Waiting for a new generation of politicians to emerge
Unionists may need leadership but will have to make do. Sinn Féin’s old guard may hope to retire but must wait, writes FIONNUALA O CONNOR.
THE SIGHT of the youthful Obamas taking the heights of Washington brought to mind images closer to home, and raised the question of image, its power and its decline. It seems longer than a mere 12 years ago that the tall, young Tony Blair strode into the sedate King’s Hall in Belfast to launch his stage of the peace process. Now he’s grey, his image dulled long since, and upstaged conclusively as Middle East envoy, a role in which he has been underwhelming, by new Obama appointee George Mitchell. Who was also one of ours: grey for decades, aged 75, but still gleaming with American get-up-and-go.
It was, of course, a little pathetic that the North, or a fair few Northerners, should behave as though Blair, Mitchell and Bill Clinton were adopted sons, their characters, history and true objectives irrelevant once they came aboard in Belfast. But neither Clinton’s disgrace nor Blair’s alliance with Bush dented the memory of Blair/Clinton contributions at a crucial stage. Nor should they. Mitchell’s tangled ancestry and years of US Senate power-broking produced the seriousness and unflappability that kept negotiations going in the teeth of tantrums and despite insults. The performers Blair and Clinton lightened moods and changed dynamics. On a lesser scale, even Bertie Ahern was a mood-shifter, though he acted as lightning-rod too for unionist fears and tempers.
No local figure could act on the other players with anything like the incomers’ flair.
Disabled by their own local interests, unionist, nationalist and republican figures could work no magic on their counterparts. Trailing clouds of history is no asset in negotiations. The most bizarre facet was Blair’s ability to present himself as dispassionate, a British prime minister who convinced republicans of his sincerity more than unionists, since unionists thought he had no business lacking passion on the union.
A bit of outsider glow rubbed off on local players especially when translated abroad. So when Gerry Adams and Martin McGuinness took the peace show on the road and when it was clear that the IRA was going out of business, gradually, and with lapses, Adams and McGuinness burnished images which did them proud for years inside and outside their own organisation. Those images no longer work magic, inside or out. The republican leaders must have watched the inauguration with a strong sense of their own mortality.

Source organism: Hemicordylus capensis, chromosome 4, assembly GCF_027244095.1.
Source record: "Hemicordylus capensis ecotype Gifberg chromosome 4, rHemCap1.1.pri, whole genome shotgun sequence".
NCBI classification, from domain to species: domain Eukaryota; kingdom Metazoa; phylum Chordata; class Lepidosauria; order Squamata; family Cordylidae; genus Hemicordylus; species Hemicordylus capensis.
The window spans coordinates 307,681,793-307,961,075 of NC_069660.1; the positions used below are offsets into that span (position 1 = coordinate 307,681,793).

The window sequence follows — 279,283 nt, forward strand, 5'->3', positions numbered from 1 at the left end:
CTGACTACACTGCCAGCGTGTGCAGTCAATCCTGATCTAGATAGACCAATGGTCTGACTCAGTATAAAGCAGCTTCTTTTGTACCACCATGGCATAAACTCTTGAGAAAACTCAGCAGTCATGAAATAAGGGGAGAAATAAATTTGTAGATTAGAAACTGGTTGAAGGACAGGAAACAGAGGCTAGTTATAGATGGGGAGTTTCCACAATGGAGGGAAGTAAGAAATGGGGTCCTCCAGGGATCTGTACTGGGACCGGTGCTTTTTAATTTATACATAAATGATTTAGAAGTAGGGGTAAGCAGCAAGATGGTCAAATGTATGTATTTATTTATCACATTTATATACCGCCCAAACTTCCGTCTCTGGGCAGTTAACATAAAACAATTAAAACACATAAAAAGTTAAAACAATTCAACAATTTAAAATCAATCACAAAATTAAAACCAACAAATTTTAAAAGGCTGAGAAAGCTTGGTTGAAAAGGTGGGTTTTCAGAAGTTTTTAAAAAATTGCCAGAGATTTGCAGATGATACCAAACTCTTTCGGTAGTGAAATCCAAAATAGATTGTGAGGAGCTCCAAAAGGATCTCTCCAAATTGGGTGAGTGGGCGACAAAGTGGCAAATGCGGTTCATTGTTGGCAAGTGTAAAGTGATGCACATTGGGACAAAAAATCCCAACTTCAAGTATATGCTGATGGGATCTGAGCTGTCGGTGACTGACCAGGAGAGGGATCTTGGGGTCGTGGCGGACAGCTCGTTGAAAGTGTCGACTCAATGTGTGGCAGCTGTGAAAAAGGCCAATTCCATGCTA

But it was the oldest player whose image played the largest part in the lights, mirrors and smoke techniques of shifting or bypassing attitudes. Ian Paisley stood on his head with all the panache of the lifetime showman. His people held their breath, and their tongues. It took most of a year after the powersharing deed was done for internal opposition to come sidling into the light. Not long afterwards the Paisley mystique crumbled as though it had never been. Only that great brazen bellow, fading though it was, could have drowned out doubts and fears and made open disaffection unthinkable for just long enough to shift the party. The uses and abuses of images have given way to surly dog in the mangerism and low-key muddling through.
Paisleyism has had its day. Northern Ireland is too small for healthy politics to develop if one whole section is dominated by an outsize personality.
Watching the installation of President Obama made many wistful at the sight of such enthusiasm, the evidence in the stately heart of Washington of that particularly American characteristic of innocence in small-town floats and bands and costumes. There was emphasis enough on America the powerful, service chiefs rubbing shoulders with the new president, Obama’s salute sharp and practised as platoons of scarved and ear-muffed troops marched by. Tears on old black faces at the young black family on the reviewing stand gave the day a different edge. A yearning to put cynicism aside is only human, and deep mid-winter frost makes yearning for spring all the stronger. There must have been Northerners of all stripes, not least new residents looking round them with dismay, who sighed at the contrast between Tuesday’s images from the US and the face of Northern politics. As well they might. London and Dublin have little interest, less time and no inclination at all to spend more scarce cash on Northern Ireland.
Unionists may need leadership but will have to make do. Sinn Féin’s old guard may hope to retire but must wait for a new generation to emerge. The SDLP faithful are stubborn but morale has rarely been lower. The world of “small p” politics, of pressure groups and community centres, has arguably been more damaged than energised by “empowerment” through stop-go official grants, and co-option as agents of the lacklustre new Stormont.
Spring feels far away, but newcomers can emerge fast at least occasionally in US politics if not in Ireland, North or South. The first images of President Obama have lifted American spirits already.